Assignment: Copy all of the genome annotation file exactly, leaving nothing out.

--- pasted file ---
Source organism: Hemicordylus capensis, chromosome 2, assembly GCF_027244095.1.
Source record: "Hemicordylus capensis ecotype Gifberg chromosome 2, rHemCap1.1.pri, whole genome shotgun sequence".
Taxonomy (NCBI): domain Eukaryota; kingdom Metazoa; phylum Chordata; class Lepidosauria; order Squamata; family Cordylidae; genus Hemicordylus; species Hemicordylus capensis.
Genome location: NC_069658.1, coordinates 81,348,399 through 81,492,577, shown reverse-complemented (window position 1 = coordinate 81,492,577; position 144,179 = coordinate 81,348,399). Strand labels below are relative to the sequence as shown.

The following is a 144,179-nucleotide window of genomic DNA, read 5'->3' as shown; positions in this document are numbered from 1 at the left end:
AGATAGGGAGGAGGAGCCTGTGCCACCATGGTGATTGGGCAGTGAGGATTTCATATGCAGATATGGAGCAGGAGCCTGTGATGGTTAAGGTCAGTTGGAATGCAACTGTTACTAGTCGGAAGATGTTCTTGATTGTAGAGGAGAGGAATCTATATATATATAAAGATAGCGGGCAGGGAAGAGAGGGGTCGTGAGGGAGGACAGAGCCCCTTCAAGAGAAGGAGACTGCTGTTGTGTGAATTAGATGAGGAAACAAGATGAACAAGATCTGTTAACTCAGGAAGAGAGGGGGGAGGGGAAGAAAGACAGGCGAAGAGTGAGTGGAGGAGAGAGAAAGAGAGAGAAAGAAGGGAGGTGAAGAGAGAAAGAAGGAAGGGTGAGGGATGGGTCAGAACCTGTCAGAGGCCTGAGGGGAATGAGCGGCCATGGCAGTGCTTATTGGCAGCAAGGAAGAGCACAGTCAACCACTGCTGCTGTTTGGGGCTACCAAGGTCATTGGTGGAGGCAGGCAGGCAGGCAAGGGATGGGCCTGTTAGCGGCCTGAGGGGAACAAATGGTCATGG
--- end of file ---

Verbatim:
Source organism: Hemicordylus capensis, chromosome 2, assembly GCF_027244095.1.
Source record: "Hemicordylus capensis ecotype Gifberg chromosome 2, rHemCap1.1.pri, whole genome shotgun sequence".
Taxonomy (NCBI): domain Eukaryota; kingdom Metazoa; phylum Chordata; class Lepidosauria; order Squamata; family Cordylidae; genus Hemicordylus; species Hemicordylus capensis.
Genome location: NC_069658.1, coordinates 81,348,399 through 81,492,577, shown reverse-complemented (window position 1 = coordinate 81,492,577; position 144,179 = coordinate 81,348,399). Strand labels below are relative to the sequence as shown.

The following is a 144,179-nucleotide window of genomic DNA, read 5'->3' as shown; positions in this document are numbered from 1 at the left end:
AGATAGGGAGGAGGAGCCTGTGCCACCATGGTGATTGGGCAGTGAGGATTTCATATGCAGATATGGAGCAGGAGCCTGTGATGGTTAAGGTCAGTTGGAATGCAACTGTTACTAGTCGGAAGATGTTCTTGATTGTAGAGGAGAGGAATCTATATATATATAAAGATAGCGGGCAGGGAAGAGAGGGGTCGTGAGGGAGGACAGAGCCCCTTCAAGAGAAGGAGACTGCTGTTGTGTGAATTAGATGAGGAAACAAGATGAACAAGATCTGTTAACTCAGGAAGAGAGGGGGGAGGGGAAGAAAGACAGGCGAAGAGTGAGTGGAGGAGAGAGAAAGAGAGAGAAAGAAGGGAGGTGAAGAGAGAAAGAAGGAAGGGTGAGGGATGGGTCAGAACCTGTCAGAGGCCTGAGGGGAATGAGCGGCCATGGCAGTGCTTATTGGCAGCAAGGAAGAGCACAGTCAACCACTGCTGCTGTTTGGGGCTACCAAGGTCATTGGTGGAGGCAGGCAGGCAGGCAAGGGATGGGCCTGTTAGCGGCCTGAGGGGAACAAATGGTCATGG